'Tissue' transglutaminase (tTG) selectively accumulates in cells undergoing apoptosis both in vivo and in vitro. Considering the central role played by mitochondria in apoptosis, we investigated the relationships existing amongst tTG expression, apoptosis and mitochondrial function. To this aim we studied the mechanisms of apoptosis in a neuronal cell line (SK-N-BE (2)) in which the tTG-expression was driven by a constitutive promoter. Furthermore, a tet-off inducible promoter was also used in 3T3 fibroblastic cells used as control. Both cell lines, when expressing tTG, appeared 'sensitized' to apoptosis. Strikingly, we found major differences in the morphological features of mitochondria among cell lines in the absence of apoptotic stimuli. In addition, these ultrastructural characteristics were associated with specific functional features: (i) constitutively hyperpolarized mitochondria and (ii) increased reactive oxygen intermediates production. Importantly, after mitochondrial-mediated apoptosis by staurosporine, a rapid loss of mitochondrial membrane potential was found in tTG cells only. Taken together, these results seem to suggest that, via hyperpolarization, tTG might act as a 'sensitizer' towards apoptotic stimuli specifically targeted to mitochondria. These results could also be of pathogenetic relevance for those diseases that are characterized by increased tTG and apoptotic rate together with impaired mitochondrial function, e.g. in some neurodegenerative disease.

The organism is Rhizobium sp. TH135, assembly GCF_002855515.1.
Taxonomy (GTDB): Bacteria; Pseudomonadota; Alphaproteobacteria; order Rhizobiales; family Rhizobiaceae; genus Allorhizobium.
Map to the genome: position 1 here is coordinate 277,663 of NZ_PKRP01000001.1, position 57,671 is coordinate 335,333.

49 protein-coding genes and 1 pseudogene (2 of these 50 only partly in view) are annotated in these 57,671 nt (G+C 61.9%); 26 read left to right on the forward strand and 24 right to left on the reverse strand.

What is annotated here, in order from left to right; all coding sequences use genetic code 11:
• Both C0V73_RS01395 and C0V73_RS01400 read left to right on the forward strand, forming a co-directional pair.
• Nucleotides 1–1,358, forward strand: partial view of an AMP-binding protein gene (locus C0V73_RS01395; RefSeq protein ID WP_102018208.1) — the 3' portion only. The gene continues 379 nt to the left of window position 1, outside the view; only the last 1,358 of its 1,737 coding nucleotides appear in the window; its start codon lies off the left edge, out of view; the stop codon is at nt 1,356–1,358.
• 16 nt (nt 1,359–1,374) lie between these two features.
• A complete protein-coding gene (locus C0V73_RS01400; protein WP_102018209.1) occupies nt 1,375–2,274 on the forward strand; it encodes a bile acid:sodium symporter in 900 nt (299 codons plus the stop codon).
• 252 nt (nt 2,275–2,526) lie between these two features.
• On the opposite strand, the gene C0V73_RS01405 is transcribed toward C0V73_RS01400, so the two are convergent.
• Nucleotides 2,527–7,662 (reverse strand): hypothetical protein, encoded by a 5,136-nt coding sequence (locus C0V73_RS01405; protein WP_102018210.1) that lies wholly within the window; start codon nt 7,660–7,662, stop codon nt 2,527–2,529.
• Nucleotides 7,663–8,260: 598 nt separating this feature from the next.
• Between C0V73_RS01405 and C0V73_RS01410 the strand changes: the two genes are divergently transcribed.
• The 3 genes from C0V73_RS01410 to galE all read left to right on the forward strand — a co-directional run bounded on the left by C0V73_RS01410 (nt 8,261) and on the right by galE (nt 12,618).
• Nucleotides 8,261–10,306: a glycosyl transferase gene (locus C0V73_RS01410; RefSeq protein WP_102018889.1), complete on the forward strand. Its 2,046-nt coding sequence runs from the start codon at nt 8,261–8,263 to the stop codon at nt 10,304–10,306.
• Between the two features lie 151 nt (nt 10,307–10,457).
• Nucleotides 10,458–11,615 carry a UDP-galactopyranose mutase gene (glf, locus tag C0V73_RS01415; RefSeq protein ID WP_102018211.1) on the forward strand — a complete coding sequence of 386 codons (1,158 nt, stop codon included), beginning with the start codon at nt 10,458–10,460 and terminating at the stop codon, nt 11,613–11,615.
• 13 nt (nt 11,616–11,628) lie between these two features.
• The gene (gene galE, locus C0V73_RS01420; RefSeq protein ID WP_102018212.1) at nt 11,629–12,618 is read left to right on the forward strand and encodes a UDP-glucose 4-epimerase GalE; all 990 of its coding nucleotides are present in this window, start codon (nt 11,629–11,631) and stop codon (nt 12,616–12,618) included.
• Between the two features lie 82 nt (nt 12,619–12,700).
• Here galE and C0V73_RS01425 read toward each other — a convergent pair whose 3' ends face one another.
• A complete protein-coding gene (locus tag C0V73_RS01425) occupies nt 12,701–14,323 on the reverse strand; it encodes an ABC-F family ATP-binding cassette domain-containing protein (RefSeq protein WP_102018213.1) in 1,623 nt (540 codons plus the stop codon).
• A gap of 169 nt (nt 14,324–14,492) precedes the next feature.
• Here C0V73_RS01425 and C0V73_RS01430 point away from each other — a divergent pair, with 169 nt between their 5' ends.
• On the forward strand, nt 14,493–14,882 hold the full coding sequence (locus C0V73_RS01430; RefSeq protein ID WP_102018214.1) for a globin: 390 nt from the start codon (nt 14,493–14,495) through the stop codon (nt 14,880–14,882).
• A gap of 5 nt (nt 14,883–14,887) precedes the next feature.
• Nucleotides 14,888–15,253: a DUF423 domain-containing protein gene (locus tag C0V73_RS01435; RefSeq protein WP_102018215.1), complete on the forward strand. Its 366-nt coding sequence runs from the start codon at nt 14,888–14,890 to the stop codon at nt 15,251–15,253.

- mitochondrial membrane potential